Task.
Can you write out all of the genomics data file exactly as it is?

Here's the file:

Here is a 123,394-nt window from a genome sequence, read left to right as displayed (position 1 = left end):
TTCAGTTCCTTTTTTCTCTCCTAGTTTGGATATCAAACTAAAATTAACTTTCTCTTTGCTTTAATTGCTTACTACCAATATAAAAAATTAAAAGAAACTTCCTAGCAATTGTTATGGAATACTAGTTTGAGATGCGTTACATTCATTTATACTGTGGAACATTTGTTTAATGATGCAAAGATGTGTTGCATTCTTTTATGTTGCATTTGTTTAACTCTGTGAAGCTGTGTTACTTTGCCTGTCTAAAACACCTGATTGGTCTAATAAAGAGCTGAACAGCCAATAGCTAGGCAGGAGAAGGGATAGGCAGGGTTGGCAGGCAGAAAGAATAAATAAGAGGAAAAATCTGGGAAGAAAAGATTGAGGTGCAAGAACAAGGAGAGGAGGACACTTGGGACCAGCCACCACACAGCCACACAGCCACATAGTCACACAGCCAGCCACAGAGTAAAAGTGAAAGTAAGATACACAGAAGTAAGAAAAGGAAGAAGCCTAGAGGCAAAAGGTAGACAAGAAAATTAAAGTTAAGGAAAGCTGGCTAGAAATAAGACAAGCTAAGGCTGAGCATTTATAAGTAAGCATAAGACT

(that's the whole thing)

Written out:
Here is a 123,394-nt window from a genome sequence, read left to right as displayed (position 1 = left end):
TTCAGTTCCTTTTTTCTCTCCTAGTTTGGATATCAAACTAAAATTAACTTTCTCTTTGCTTTAATTGCTTACTACCAATATAAAAAATTAAAAGAAACTTCCTAGCAATTGTTATGGAATACTAGTTTGAGATGCGTTACATTCATTTATACTGTGGAACATTTGTTTAATGATGCAAAGATGTGTTGCATTCTTTTATGTTGCATTTGTTTAACTCTGTGAAGCTGTGTTACTTTGCCTGTCTAAAACACCTGATTGGTCTAATAAAGAGCTGAACAGCCAATAGCTAGGCAGGAGAAGGGATAGGCAGGGTTGGCAGGCAGAAAGAATAAATAAGAGGAAAAATCTGGGAAGAAAAGATTGAGGTGCAAGAACAAGGAGAGGAGGACACTTGGGACCAGCCACCACACAGCCACACAGCCACATAGTCACACAGCCAGCCACAGAGTAAAAGTGAAAGTAAGATACACAGAAGTAAGAAAAGGAAGAAGCCTAGAGGCAAAAGGTAGACAAGAAAATTAAAGTTAAGGAAAGCTGGCTAGAAATAAGACAAGCTAAGGCTGAGCATTTATAAGTAAGCATAAGACT